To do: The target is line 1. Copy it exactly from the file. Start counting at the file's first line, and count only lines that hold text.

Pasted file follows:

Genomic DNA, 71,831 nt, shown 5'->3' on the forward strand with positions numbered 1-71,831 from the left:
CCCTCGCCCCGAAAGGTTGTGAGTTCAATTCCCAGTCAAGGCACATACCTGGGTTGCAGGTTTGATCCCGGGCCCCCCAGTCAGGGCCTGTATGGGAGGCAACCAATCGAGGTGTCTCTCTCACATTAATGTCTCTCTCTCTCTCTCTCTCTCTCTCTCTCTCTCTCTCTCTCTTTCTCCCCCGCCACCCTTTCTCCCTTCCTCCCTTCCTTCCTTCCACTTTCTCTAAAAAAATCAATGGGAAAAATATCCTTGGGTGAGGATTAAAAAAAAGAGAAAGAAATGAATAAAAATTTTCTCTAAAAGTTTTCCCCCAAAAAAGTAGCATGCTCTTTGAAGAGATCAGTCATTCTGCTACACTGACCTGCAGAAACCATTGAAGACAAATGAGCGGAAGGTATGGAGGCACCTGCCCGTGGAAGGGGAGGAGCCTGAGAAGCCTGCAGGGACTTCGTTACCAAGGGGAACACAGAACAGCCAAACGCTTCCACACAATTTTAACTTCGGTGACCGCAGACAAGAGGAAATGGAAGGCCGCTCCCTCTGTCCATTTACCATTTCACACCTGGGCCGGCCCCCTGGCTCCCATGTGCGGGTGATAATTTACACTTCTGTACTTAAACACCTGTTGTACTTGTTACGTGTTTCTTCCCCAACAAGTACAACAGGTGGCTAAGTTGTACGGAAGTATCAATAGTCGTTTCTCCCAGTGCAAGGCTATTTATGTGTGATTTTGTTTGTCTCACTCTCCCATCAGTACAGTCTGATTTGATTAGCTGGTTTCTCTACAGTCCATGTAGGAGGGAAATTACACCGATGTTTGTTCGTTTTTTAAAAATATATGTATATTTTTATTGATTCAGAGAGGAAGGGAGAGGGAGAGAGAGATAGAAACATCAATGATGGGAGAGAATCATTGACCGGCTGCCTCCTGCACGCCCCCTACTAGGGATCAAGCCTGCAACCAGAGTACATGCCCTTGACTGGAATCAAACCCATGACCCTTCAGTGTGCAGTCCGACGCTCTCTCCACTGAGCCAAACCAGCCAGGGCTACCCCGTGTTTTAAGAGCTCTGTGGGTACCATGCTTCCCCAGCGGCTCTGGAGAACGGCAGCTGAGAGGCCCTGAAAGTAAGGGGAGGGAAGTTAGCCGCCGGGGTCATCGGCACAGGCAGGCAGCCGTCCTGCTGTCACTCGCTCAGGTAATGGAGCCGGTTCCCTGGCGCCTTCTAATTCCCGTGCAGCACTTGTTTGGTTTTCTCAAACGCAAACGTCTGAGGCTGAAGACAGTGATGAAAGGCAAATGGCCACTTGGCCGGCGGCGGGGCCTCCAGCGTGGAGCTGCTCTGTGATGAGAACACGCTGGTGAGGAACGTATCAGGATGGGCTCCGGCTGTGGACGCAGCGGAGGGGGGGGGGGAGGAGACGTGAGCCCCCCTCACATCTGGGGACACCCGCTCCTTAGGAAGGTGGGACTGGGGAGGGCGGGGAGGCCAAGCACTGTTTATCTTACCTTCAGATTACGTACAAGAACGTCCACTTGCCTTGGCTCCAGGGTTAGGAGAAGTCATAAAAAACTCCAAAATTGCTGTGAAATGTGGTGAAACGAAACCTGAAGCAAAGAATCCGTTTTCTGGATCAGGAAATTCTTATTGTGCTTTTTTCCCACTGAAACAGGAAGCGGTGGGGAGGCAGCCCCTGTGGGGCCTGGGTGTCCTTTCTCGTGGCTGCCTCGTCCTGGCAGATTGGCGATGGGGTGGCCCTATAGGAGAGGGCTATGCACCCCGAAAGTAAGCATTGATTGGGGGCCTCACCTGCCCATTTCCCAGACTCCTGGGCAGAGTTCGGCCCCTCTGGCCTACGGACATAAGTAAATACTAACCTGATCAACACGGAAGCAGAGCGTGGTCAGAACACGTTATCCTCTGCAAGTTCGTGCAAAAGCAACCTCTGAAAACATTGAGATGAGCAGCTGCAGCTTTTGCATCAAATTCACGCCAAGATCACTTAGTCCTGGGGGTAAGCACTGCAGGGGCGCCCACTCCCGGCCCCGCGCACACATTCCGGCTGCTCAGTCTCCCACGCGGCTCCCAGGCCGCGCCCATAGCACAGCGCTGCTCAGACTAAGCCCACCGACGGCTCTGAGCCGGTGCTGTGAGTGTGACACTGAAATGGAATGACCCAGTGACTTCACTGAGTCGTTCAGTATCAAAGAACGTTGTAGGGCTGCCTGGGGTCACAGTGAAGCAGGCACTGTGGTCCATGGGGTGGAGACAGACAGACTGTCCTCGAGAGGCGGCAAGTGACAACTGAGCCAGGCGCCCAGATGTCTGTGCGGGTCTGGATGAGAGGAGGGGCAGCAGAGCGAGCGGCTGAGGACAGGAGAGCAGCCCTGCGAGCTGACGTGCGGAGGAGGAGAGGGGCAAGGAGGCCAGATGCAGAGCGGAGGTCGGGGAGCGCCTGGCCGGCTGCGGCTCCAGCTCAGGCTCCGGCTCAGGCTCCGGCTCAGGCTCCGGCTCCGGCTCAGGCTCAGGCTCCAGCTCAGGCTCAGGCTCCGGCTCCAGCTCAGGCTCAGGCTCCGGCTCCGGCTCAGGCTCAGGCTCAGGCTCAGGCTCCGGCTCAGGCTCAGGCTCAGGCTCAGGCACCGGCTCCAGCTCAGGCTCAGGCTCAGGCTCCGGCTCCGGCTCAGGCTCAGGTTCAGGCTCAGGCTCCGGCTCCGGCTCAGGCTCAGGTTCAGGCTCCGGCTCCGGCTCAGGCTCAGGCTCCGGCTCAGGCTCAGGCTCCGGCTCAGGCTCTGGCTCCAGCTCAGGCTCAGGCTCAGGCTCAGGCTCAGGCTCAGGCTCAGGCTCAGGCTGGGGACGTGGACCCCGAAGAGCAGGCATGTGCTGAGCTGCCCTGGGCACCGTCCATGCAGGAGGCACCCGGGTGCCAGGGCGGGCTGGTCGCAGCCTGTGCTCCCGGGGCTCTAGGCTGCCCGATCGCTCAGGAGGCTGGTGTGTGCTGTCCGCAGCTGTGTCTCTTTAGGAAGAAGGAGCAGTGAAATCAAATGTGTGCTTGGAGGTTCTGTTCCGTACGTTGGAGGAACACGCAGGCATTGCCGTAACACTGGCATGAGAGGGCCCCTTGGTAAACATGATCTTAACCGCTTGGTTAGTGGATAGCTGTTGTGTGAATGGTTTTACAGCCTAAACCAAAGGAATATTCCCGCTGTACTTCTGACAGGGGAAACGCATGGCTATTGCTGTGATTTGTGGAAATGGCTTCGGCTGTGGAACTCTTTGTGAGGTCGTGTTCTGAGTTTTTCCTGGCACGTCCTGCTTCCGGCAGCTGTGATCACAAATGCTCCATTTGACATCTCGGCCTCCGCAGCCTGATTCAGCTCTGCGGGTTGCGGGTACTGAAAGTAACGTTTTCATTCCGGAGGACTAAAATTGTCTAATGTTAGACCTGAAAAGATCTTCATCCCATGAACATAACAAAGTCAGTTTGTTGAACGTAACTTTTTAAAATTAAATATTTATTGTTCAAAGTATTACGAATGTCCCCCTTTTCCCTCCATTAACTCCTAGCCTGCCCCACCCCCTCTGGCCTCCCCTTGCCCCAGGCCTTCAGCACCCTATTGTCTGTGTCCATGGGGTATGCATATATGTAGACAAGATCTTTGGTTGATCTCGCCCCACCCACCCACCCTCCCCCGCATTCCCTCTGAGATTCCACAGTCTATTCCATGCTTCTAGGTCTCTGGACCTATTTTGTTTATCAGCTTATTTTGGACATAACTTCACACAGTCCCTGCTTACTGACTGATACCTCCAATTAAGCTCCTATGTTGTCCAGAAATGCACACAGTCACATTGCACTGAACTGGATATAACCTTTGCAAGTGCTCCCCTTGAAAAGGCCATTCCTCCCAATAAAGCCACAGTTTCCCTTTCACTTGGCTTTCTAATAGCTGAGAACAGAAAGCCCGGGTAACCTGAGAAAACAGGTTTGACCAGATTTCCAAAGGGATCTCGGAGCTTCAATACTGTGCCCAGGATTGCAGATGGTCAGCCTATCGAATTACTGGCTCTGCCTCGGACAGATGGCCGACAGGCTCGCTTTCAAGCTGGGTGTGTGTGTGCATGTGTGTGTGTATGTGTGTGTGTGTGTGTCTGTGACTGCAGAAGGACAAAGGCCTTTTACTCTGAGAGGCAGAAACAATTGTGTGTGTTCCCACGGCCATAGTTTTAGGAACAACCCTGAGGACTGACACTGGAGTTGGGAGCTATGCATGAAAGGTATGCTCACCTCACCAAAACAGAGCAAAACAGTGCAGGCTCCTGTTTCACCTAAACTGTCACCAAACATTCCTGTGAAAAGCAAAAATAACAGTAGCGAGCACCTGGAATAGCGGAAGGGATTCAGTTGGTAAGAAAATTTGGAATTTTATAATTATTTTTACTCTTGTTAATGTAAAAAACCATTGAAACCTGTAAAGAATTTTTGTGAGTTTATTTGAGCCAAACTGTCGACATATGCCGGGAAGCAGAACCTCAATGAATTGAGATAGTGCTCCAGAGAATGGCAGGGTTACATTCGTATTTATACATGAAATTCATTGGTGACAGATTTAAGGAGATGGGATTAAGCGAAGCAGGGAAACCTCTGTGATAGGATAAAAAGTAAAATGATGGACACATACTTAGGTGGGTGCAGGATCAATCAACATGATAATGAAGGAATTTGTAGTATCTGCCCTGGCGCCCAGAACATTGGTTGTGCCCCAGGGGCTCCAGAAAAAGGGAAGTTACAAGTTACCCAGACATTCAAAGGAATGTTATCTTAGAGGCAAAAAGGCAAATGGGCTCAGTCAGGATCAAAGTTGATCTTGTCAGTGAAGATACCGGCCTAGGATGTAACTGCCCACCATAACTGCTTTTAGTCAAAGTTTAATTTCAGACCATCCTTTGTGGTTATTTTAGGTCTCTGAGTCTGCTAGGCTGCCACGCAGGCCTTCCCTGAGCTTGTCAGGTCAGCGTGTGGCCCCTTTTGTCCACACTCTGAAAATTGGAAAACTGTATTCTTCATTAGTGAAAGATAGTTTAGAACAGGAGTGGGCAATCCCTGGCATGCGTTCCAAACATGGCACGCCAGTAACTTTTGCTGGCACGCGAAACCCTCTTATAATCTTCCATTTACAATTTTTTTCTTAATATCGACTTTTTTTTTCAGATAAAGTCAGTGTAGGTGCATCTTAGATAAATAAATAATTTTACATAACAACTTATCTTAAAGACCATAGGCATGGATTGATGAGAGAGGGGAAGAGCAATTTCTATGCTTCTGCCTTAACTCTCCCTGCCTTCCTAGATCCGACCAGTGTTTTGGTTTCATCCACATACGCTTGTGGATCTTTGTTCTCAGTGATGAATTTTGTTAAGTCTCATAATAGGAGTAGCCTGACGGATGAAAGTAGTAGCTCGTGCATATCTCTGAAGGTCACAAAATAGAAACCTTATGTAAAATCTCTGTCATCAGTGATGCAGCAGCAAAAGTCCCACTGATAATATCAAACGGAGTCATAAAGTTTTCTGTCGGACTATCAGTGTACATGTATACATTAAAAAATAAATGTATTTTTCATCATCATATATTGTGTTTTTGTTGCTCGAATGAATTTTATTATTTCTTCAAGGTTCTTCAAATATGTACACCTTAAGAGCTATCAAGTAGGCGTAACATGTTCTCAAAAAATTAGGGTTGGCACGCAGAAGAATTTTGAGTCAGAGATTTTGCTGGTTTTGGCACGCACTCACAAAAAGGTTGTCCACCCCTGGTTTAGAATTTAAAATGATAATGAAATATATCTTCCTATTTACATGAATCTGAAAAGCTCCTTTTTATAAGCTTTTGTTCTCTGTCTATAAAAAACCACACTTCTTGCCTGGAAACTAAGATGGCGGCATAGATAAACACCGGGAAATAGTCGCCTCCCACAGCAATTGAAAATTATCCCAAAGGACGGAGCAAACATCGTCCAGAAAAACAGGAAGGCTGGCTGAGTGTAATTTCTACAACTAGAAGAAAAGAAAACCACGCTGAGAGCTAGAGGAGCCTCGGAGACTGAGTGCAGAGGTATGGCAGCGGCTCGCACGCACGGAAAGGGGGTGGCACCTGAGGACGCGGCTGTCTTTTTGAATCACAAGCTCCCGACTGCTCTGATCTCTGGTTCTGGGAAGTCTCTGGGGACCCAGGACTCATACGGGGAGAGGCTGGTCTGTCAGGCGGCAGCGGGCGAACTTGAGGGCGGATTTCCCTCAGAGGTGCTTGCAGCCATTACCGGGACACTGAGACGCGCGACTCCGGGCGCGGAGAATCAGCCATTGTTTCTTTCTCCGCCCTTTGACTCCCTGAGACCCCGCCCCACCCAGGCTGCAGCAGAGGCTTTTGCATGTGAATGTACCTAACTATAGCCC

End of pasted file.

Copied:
Genomic DNA, 71,831 nt, shown 5'->3' on the forward strand with positions numbered 1-71,831 from the left: